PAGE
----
When my father used to take us to the movies, more often than not we would arrive five to ten minutes after the movie started.  We’d sit through the film, the entire credits, wait another twenty minutes in our seats in the empty theater, then watch the movie from the beginning of the next screening.  Once the movie reached the part that was playing when we first arrived, Pop would get up and say, “Okay, we can go now.”

Some of my favorites back then were: Jaws, Star Wars, The Empire Strikes Back, Flash Gordon, Excalibur, The Big Red One, Time Bandits, and the only move I’ve seen three times in a theater: Superman The Movie.

Amazing Spider-Man #175 (Copyright Marvel Comics)

 

The first comic book I remember owning was The Amazing Spider-Man #175 (December, 1977).  The Punisher and Spider-Man were teamed up against a villain called The Hitman.  The cover by Ross Andru showed The Hitman pointing his rifle at The Punisher who was kneeling at the edge of the Statue of Liberty’s crown holding up an injured Spider-Man, who in turn was holding up J. Jonah Jameson.  My brother had picked it off of the spinner rack at the local convenience store and I remember just sitting on the floor of my grandparents’ house staring at that cover, trying to figure out the storyline from that one image.  How did they end up on top of the Statue of Liberty?  How would they get out of this situation (with Spider-Man’s arm injured, no less)?  Was The Punisher a good guy or a bad guy?  The story inside didn’t interest me.  At age five I probably wouldn’t have understood most of it anyway.  I just immersed myself in that cover, creating story upon story in my young mind.  It had tension.  The bad guy had the upper hand, but Spider-Man had to get them out of this.  God, I love the Bronze Age.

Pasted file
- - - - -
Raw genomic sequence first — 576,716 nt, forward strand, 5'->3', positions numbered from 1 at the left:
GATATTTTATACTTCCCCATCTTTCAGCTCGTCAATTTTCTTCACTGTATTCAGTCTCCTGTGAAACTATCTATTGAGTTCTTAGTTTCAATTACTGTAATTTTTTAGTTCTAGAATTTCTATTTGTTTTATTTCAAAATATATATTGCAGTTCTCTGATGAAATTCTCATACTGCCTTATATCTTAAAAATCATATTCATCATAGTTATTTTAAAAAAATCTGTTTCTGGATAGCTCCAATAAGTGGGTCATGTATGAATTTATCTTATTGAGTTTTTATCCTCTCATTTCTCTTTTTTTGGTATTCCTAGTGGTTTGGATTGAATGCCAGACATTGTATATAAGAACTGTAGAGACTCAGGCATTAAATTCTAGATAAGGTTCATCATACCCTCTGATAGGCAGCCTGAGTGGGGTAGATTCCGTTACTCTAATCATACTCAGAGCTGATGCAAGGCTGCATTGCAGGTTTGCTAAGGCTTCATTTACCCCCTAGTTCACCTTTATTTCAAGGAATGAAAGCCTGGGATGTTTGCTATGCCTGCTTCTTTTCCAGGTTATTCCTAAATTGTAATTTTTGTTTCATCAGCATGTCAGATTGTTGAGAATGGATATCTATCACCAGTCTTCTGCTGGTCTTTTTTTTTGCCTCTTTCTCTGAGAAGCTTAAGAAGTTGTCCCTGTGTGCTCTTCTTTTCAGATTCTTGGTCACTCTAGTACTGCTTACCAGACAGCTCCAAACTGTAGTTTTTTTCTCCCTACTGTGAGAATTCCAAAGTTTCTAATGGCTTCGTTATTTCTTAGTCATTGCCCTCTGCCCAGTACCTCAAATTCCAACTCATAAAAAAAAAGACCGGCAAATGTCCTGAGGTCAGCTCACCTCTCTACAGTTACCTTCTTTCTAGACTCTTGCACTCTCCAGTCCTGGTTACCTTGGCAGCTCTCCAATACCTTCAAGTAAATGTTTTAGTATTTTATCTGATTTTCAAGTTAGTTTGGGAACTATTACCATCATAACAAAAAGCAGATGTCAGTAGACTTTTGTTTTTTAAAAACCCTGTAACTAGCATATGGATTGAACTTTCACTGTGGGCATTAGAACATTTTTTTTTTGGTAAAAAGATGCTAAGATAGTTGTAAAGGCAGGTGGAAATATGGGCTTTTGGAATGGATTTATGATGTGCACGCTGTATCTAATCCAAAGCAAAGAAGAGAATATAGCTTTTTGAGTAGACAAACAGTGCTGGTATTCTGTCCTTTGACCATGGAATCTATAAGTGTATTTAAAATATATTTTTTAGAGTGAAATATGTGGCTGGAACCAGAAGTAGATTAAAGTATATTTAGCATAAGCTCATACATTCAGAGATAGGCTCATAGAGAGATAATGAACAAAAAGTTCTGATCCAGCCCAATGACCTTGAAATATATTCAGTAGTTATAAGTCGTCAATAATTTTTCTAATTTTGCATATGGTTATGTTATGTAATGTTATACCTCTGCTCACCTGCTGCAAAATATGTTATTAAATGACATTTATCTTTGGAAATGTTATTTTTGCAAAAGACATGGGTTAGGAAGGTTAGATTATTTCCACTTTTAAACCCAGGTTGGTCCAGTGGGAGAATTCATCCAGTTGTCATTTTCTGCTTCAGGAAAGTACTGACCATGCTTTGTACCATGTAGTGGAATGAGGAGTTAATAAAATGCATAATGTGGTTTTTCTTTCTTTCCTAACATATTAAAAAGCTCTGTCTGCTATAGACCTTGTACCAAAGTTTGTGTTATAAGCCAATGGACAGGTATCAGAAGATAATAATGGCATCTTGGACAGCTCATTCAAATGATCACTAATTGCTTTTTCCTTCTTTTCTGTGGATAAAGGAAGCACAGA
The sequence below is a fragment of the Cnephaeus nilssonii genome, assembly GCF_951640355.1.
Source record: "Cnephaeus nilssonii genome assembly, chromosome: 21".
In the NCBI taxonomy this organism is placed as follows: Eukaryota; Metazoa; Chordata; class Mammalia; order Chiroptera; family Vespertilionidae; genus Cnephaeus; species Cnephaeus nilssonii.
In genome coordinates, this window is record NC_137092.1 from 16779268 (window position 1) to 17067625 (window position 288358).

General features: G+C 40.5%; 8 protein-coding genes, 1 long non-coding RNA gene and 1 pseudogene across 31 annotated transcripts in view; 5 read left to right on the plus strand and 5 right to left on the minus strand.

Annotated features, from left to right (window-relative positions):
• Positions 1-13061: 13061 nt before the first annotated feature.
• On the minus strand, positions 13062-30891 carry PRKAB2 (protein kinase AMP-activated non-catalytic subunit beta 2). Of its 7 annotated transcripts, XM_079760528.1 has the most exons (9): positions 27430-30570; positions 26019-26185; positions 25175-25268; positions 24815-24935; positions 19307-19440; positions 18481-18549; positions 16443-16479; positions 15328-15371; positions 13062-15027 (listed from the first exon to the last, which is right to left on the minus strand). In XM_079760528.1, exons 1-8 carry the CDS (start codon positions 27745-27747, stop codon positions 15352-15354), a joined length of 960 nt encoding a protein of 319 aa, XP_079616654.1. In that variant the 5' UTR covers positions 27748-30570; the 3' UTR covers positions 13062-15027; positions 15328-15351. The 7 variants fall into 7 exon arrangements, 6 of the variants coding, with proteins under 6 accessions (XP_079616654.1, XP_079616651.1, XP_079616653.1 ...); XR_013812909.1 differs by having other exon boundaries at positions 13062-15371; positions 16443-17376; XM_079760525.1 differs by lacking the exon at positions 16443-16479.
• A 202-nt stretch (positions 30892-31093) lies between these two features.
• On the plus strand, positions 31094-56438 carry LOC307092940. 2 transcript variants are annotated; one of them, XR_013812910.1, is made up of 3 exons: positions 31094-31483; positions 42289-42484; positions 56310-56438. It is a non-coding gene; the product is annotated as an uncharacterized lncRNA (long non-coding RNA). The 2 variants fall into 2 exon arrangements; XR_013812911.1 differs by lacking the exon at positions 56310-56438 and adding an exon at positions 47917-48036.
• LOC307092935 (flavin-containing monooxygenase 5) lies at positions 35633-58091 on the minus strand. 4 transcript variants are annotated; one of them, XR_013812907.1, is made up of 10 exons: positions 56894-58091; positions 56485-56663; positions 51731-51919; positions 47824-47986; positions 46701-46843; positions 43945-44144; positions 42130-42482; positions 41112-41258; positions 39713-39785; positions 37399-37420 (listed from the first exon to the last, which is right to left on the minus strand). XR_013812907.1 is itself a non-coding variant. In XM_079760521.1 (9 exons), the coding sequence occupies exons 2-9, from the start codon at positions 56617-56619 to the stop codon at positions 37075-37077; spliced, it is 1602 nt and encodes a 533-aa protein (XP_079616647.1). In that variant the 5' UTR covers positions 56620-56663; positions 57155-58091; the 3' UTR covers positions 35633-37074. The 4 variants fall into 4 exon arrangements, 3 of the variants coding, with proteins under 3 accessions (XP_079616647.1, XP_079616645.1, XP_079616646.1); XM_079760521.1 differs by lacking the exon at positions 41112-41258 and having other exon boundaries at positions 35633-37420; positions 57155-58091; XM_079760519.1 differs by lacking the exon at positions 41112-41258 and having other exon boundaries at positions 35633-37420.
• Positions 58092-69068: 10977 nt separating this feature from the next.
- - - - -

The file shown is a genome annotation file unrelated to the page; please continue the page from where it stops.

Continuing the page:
Some of my favorite comic books of the 70s and 80s:  The Uncanny X-Men (especially the Claremont/Byrne/Austin and Claremont/Smith/Wiacek runs), The Fantastic Four (the Byrne run), The Amazing Spider-Man, Marvel Team Up, Star Wars, G.I. Combat, Sgt. Rock, and Cerebus.

Please read the title of this post again:  There Are No Nerds or Geeks Here.

This blog won’t be a forum for rants about how George Lucas ruined the Holy Trilogy with unnecessary CGI, whether Han shot Greedo first, or for fighting the stereotypes about comic book readers.  It’s for the less rabid folks like me that appreciate movies and comic books and have an even greater appreciation for the creators that brought them to us.  I’ve had the pleasure and honor of interviewing a few of them.  Those interviews will be posted soon, along with reviews of lesser known movies, some classic comic book storylines revisited, and some posts on my latest passion: original comic book art.  I’ll try to go light on the nostalgia (but I can’t make any promises), and even lighter on the snark.